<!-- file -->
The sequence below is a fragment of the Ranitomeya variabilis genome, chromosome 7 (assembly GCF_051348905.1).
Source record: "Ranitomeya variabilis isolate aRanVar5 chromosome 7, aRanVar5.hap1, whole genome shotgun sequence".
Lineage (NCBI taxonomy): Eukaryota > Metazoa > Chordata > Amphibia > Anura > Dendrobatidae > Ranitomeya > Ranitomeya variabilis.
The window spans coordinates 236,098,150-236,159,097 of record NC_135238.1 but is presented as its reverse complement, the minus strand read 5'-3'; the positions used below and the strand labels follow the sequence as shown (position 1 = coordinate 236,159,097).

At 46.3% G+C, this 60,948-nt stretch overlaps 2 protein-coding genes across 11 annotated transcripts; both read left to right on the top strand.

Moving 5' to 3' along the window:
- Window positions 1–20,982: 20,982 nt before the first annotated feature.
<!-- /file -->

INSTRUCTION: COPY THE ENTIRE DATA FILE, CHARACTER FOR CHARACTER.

The sequence below is a fragment of the Ranitomeya variabilis genome, chromosome 7 (assembly GCF_051348905.1).
Source record: "Ranitomeya variabilis isolate aRanVar5 chromosome 7, aRanVar5.hap1, whole genome shotgun sequence".
Lineage (NCBI taxonomy): Eukaryota > Metazoa > Chordata > Amphibia > Anura > Dendrobatidae > Ranitomeya > Ranitomeya variabilis.
The window spans coordinates 236,098,150-236,159,097 of record NC_135238.1 but is presented as its reverse complement, the minus strand read 5'-3'; the positions used below and the strand labels follow the sequence as shown (position 1 = coordinate 236,159,097).

At 46.3% G+C, this 60,948-nt stretch overlaps 2 protein-coding genes across 11 annotated transcripts; both read left to right on the top strand.

Moving 5' to 3' along the window:
- Window positions 1–20,982: 20,982 nt before the first annotated feature.